Offshore oil and gas platforms use 16 terawatt-hours a year to power their operations. This is an opportunity for wind and solar.
Today around 5 percent of global offshore oil and gas wellhead production is used as fuel to power offshore production platforms.
However, using wellhead production to power operations reduces sales volumes and increases the carbon footprint of operations, which in turn poses a potential tax burden for the oil and gas companies in the future.
This creates a business case for big oil to power production operations with renewables, and some companies are beginning to explore it.
Approximately 16 terawatt-hours per year is used to power offshore oil and gas platforms globally, roughly equivalent to Croatia’s entire annual domestic electricity consumption. Wood Mackenzie finds that this is a material opportunity for renewables.
While powering offshore oil and gas production platforms with renewables makes sense, there are some places where this will work better than others.
Where developments lie close to the coastline, renewables onshore could be used to power oil and gas platforms. Powering platforms from shore is already used for some operations near the coast.
In Norway, projects such as Johan Sverdrup and the Utsira High ring demonstrate what is possible with renewables from shore.
However, Norway is in a unique position as its principal domestic power source is hydroelectric and many platforms are accessible from land.
Another approach is securing power from existing offshore sources.
In some places, offshore wind and upstream oil developments overlap. In time, as those offshore wind operators look to new markets, providing power to these platforms could be a viable source of long-term supply agreements.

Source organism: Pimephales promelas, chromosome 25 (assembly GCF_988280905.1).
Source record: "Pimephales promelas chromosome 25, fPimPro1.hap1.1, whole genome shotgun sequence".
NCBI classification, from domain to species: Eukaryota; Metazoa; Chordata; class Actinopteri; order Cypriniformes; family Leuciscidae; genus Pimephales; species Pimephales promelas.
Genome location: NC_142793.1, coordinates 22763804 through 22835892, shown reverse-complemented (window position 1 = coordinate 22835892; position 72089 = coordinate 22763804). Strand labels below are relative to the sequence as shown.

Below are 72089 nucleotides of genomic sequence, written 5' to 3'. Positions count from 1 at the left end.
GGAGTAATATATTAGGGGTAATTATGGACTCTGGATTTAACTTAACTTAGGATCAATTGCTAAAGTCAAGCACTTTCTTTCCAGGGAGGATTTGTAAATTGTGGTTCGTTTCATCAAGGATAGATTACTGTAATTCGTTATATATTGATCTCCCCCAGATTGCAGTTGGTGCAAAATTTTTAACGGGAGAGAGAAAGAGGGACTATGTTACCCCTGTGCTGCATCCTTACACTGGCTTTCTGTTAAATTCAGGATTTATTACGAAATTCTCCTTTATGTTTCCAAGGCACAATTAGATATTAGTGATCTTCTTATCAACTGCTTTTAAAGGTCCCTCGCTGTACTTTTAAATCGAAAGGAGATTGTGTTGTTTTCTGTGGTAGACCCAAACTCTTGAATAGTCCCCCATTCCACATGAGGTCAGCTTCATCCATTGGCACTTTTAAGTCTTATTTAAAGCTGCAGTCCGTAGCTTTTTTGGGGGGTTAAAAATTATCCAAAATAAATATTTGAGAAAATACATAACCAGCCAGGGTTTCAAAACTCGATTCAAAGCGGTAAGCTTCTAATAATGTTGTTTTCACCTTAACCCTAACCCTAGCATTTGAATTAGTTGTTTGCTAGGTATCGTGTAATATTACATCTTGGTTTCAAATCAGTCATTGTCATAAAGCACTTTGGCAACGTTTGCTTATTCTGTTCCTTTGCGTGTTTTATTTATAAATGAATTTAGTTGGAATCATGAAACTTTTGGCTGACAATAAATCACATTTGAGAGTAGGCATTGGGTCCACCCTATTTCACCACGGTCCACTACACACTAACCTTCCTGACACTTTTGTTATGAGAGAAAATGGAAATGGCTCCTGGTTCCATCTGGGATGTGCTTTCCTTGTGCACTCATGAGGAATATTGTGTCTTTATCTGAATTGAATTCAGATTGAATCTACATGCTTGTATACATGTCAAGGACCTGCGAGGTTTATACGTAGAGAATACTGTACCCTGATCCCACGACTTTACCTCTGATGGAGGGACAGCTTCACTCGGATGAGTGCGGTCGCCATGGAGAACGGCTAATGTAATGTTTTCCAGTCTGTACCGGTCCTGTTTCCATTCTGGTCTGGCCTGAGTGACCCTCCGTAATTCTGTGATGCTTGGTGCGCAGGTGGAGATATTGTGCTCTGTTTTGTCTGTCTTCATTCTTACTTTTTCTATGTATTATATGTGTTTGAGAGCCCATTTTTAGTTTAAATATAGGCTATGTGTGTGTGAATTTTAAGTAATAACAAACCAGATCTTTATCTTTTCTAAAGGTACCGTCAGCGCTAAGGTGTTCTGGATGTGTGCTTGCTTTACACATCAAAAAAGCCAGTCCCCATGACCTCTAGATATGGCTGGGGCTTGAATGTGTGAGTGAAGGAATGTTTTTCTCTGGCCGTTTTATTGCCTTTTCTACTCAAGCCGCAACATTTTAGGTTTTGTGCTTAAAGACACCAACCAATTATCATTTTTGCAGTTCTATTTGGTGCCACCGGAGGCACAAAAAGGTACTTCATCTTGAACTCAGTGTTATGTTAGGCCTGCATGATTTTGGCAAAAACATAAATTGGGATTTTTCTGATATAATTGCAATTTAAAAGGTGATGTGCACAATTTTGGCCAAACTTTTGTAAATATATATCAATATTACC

An oil and gas platform operator could cut its electricity bill by half in switching to clean energy via this approach, according to a recent Wood Mackenzie insight on the topic.
The last approach would be in-situ renewables, developed specifically to service offshore platforms.
Equinor’s Hywind Tampen project, on which a final investment decision was made in October 2019, is an early example of this approach. The project will include an 88-megawatt floating wind farm between the Gullfaks and Snorre platforms, which will provide 35 percent of the platform’s power demand.
Beyond wind turbines, floating solar has potential. Floating solar doesn’t require scale to reach a commercial threshold and can operate in any water depth. Airborne wind (i.e., flying kites) is another potential option, although it is a nascent technology.
Offshore electrification would provide various operational benefits at field level for oil and gas companies and put more production back into the sales pipeline.
Additionally, Wood Mackenzie expects carbon taxes to become more prevalent in the coming years. At Wood Mackenzie’s base case carbon price of USD $40 per ton, the 200 million tons of CO2 the offshore industry produces from power generation will cost the oil and gas industry around $8 billion a year in taxes. If carbon taxes are higher, this number will go up.
Using renewables to power platforms would mitigate the carbon footprint of offshore oil and gas operations and the associated costs for operating companies.